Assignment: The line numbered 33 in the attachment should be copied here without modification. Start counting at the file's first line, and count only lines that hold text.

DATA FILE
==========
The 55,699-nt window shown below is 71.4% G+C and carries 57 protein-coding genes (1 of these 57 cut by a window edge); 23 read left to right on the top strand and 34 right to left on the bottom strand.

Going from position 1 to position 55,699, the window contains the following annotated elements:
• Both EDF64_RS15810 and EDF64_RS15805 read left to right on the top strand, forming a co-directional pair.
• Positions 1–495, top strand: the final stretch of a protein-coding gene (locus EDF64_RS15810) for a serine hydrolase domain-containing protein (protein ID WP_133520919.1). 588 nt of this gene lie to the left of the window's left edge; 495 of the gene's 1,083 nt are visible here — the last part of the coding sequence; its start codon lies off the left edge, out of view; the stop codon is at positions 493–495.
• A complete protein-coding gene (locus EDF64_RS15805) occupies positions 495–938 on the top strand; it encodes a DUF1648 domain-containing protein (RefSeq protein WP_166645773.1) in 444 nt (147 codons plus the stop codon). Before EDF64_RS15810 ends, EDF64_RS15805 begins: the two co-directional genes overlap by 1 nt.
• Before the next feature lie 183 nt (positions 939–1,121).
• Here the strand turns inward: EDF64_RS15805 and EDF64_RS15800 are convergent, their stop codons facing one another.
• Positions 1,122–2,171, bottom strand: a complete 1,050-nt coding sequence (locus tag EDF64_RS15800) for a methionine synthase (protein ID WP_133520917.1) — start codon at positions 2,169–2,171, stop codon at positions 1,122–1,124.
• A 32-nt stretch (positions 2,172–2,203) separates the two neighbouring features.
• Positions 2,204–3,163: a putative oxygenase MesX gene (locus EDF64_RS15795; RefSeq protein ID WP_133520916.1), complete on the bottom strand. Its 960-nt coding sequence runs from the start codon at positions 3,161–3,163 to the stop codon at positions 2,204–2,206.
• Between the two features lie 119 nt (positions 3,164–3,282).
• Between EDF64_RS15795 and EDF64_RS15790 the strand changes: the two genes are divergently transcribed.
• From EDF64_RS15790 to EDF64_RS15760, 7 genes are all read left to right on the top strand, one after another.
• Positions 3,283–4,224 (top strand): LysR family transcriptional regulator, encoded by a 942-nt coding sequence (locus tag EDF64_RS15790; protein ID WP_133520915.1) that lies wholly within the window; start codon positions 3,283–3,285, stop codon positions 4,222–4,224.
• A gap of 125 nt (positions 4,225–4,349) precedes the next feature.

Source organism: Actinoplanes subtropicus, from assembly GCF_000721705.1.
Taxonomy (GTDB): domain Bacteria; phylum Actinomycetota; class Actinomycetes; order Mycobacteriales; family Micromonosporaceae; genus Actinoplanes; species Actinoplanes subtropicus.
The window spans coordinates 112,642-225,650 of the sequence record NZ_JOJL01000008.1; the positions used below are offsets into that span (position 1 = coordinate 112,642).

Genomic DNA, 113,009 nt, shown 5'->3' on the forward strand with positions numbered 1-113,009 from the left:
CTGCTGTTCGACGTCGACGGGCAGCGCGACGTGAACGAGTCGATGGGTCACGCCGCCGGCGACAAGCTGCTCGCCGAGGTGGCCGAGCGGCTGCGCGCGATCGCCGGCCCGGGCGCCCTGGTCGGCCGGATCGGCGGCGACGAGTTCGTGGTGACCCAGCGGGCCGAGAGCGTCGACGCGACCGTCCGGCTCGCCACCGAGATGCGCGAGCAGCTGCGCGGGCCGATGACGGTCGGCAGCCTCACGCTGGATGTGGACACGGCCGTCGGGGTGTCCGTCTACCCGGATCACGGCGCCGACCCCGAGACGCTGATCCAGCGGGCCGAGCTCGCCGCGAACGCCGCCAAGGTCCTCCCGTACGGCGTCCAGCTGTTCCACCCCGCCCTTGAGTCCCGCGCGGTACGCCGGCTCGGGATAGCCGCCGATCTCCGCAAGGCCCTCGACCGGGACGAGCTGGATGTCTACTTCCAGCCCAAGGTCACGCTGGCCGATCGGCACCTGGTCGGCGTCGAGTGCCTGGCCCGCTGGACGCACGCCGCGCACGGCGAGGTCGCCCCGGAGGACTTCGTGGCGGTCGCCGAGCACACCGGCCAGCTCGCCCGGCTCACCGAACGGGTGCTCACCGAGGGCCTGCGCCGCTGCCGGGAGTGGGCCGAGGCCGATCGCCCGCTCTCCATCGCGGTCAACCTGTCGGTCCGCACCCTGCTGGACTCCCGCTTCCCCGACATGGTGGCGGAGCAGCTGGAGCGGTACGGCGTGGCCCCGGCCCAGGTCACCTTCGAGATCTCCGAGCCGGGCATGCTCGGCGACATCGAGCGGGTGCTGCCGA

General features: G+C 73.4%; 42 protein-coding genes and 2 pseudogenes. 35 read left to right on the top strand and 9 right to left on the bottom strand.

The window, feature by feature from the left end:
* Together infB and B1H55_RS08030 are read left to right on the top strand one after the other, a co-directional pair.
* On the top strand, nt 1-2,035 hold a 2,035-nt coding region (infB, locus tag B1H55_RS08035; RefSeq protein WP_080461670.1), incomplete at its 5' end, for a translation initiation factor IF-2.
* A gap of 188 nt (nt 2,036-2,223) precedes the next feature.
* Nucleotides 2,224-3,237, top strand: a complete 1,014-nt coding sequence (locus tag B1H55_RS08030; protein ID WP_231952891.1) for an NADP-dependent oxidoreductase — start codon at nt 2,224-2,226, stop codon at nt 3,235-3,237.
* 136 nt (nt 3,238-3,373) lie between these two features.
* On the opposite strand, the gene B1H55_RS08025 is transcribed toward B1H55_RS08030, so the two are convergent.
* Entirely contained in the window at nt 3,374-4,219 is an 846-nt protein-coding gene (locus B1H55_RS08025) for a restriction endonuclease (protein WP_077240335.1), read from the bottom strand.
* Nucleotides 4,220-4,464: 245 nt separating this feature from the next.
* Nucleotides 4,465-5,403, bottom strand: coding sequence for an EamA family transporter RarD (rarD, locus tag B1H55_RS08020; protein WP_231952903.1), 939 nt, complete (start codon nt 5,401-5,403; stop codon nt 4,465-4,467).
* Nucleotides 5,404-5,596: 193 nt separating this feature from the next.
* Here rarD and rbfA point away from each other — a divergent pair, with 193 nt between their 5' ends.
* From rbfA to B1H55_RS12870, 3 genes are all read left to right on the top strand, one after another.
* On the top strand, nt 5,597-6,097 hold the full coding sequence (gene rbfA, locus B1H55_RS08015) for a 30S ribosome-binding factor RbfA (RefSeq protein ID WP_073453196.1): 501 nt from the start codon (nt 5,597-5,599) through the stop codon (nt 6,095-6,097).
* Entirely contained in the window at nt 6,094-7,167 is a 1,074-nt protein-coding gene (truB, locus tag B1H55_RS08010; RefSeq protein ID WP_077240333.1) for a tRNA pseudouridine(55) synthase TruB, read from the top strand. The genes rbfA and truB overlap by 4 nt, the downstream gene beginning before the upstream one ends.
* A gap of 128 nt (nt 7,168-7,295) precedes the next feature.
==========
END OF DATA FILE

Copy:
* Here rarD and rbfA point away from each other — a divergent pair, with 193 nt between their 5' ends.